Remember those hints I’ve been making about more author interviews on the way? Well today I get to bring you an interview with author Erica Cameron, whose YA fantasy book Island of Exiles was released this March! We’ll be talking about Island of Exiles, writing young adult fiction, and asexual representation in literature.
Can you describe your novel Island of Exiles for those not familiar with it?
On the rocky, desert island of Shiara, you have to be willing to fight to survive. Khya thrives in this world, her skills as a mage and a warrior not only enough to keep her alive but to ensure she’ll one day rise through the ranks of her society. The ascension of Yorri, her younger brother, isn’t as certain, but Khya hasn’t ever been one to accept failure. She’s determined to see him follow her up into a positon of command, but time is running out and he’s in danger of being dumped into the city’s magicless servant class. So she pushes him hard, forcing him to dig deep to discover the power that will keep him in the upper ranks of the upper city. But Itagami has secrets, and Khya’s goals for Yorri lead her—and two incredibly unexpected allies—straight to them. Soon, Khya has to make a choice between the city she always thought she would one day lead, and the brother she has always protected. Every choice has consequences, though, and the repercussions of Khya’s expose secrets hidden for hundreds of years, secrets that are impossible to forget or hide once they’re exposed.
What drives you to write young adult fiction?
So much about our lives is decided in our teen years. It’s when we begin finding our feet as individuals and when we realize what the most important things and/or people are to us. Everything is new, and we experience so many life-changing firsts in these years. How we come through those moments shapes the rest of our lives, especially regarding how we see the world. Which brings up a good point—if a teenager is jaded or cynical, they’ve got a damn good reason for it. Writing stories that can entertain, educate, or enthrall a teen reader is amazing, because like the characters themselves, these are important years in the readers’ lives. Young adult stories can make a huge impact on readers, and it’s an honor to be part of that catalog of literature.
I loved how Island of Exiles included a third gender, bi and pan people, and ace characters. What was it like to write a non-heteronormative world?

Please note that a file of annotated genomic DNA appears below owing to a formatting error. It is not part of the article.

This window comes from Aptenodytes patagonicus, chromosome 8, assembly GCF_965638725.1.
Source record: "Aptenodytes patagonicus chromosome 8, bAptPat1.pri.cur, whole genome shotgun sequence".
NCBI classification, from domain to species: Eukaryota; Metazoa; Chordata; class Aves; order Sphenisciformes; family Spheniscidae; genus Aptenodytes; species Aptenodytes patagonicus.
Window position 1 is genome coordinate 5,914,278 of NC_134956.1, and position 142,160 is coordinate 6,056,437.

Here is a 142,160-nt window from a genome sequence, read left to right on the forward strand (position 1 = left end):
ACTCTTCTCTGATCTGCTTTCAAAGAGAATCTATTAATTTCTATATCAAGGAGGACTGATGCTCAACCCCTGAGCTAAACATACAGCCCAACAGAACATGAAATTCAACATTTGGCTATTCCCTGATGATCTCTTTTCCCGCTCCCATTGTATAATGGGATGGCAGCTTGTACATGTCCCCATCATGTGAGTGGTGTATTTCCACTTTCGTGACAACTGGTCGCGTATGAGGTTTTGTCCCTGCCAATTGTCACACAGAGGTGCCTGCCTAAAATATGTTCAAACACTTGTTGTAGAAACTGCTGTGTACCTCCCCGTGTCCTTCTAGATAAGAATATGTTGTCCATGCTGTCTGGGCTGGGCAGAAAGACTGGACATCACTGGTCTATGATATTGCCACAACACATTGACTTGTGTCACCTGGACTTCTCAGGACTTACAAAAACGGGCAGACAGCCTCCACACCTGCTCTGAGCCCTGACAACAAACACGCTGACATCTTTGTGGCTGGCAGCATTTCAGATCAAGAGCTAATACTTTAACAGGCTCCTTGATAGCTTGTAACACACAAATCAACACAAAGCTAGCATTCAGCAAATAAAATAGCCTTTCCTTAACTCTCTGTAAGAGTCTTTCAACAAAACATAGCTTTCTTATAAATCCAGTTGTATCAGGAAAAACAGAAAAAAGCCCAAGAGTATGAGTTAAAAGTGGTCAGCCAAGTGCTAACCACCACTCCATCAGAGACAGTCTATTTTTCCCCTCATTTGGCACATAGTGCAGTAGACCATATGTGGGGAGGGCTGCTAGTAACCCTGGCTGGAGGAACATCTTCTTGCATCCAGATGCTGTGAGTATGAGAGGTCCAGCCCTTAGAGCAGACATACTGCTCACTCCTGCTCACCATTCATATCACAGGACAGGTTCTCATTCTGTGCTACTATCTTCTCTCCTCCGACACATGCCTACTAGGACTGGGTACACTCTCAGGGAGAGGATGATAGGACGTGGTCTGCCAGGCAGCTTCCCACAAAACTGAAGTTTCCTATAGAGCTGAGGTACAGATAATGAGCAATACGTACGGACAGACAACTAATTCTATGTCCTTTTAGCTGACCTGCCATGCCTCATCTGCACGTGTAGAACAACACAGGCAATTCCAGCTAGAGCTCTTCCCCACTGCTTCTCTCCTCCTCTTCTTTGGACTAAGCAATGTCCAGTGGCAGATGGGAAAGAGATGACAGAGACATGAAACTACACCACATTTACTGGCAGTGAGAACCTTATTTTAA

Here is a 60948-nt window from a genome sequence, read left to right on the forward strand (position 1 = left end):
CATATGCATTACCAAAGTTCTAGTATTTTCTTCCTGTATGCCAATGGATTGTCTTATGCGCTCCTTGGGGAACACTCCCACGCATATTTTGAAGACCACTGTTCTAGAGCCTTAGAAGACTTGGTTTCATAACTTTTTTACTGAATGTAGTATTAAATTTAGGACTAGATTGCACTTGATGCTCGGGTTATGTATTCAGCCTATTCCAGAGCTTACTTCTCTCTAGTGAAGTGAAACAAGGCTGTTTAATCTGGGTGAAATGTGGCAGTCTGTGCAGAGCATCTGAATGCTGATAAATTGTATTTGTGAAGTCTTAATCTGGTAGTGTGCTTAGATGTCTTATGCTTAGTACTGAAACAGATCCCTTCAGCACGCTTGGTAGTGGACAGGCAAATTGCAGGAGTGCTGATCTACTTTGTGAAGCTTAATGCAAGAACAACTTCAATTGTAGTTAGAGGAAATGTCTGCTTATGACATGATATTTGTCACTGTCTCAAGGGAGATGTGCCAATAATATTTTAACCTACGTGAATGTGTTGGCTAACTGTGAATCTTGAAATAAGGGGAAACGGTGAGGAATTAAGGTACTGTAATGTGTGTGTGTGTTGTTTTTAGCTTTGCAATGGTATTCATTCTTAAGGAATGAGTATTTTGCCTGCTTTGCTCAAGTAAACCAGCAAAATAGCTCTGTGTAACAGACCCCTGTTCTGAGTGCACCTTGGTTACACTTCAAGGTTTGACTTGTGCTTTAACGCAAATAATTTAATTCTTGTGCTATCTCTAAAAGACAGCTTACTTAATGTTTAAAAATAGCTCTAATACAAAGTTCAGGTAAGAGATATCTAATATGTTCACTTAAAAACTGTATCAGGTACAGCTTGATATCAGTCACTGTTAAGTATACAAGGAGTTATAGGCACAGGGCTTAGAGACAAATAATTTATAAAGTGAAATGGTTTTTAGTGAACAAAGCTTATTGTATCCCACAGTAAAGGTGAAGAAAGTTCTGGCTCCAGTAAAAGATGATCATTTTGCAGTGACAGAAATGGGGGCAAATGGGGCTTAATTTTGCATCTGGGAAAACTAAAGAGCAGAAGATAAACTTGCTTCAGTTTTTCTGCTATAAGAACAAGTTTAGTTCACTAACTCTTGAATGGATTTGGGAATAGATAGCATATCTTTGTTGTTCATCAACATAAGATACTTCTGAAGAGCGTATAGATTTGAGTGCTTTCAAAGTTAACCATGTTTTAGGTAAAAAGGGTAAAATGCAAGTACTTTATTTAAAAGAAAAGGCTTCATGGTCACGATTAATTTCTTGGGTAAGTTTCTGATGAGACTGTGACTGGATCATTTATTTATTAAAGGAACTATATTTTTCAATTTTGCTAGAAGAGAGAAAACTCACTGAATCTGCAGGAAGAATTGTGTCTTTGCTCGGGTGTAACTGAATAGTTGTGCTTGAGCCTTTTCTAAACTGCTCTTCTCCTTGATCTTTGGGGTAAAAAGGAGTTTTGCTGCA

Incredibly liberating. I’m asexual myself, so I knew going in that I was going to include characters on the asexual spectrum, but as my editor and I worked on the proposal I’d originally submitted, I saw all the ways I could expand the world to include numerous levels of diversity. It’s aspirational, honestly, the kind of inclusion and acceptance I wish we were capable of in the here and now. The normalization of diversity in all forms of media has to happen before that sort of acceptance can ever happen in reality. It was incredibly gratifying to create a world that might help this happen.
I found your essay “Don’t Erase the Aces” incredibly moving. Can you talk some about the asexuality advocacy work you do in the context of fiction and publishing?
Thank you! Right now, the biggest thing I can do is include accurate representation in my books. Each of my series has at least one character who falls somewhere on the asexual spectrum, and every book I write will continue to do so. It’s not just the characters, though, it’s also the actual use of the terminology on the page (or, in the case of The Ryogan Chronicles, using my invented word for asexual on-page). Awareness is the first step, and that’s still where the asexuality movement is. I hope to be able to talk more about asexuality during school visits and on panels, and hopefully one day in front of larger audiences, but for now I’ll continue writing essays, including characters, and answering questions readers and other authors might have.
What was the inspiration behind the world of Island of Exiles? Did you have to do any specific research?